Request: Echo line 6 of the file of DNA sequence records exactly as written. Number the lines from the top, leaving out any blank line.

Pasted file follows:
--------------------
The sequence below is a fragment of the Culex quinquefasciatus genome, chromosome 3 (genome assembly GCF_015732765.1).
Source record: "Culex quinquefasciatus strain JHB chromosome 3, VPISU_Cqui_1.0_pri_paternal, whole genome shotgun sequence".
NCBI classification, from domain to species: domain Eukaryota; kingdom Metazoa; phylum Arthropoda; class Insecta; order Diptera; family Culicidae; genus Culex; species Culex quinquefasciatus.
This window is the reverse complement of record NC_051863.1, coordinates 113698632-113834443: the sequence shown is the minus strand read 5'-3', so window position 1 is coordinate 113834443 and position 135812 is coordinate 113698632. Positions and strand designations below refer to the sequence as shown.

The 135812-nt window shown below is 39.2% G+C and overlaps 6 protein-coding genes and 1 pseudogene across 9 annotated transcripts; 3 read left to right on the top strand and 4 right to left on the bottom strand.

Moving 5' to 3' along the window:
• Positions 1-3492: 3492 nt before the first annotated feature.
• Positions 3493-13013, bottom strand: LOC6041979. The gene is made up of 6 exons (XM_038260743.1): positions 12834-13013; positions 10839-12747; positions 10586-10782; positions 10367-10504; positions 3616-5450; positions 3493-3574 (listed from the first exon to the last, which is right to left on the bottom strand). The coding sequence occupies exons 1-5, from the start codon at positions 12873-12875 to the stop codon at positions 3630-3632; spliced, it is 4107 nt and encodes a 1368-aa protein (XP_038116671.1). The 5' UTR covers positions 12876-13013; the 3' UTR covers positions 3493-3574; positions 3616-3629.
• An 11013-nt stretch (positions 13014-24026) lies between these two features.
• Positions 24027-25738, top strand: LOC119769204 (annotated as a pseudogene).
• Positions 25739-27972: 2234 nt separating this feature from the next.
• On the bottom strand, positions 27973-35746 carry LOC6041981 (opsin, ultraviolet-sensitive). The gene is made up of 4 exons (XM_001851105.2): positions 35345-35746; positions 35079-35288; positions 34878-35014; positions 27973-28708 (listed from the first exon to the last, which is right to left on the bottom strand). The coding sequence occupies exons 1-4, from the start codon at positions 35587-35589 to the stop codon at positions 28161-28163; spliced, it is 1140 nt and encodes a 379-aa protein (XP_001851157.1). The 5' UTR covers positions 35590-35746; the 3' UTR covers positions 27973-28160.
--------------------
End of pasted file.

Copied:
Moving 5' to 3' along the window: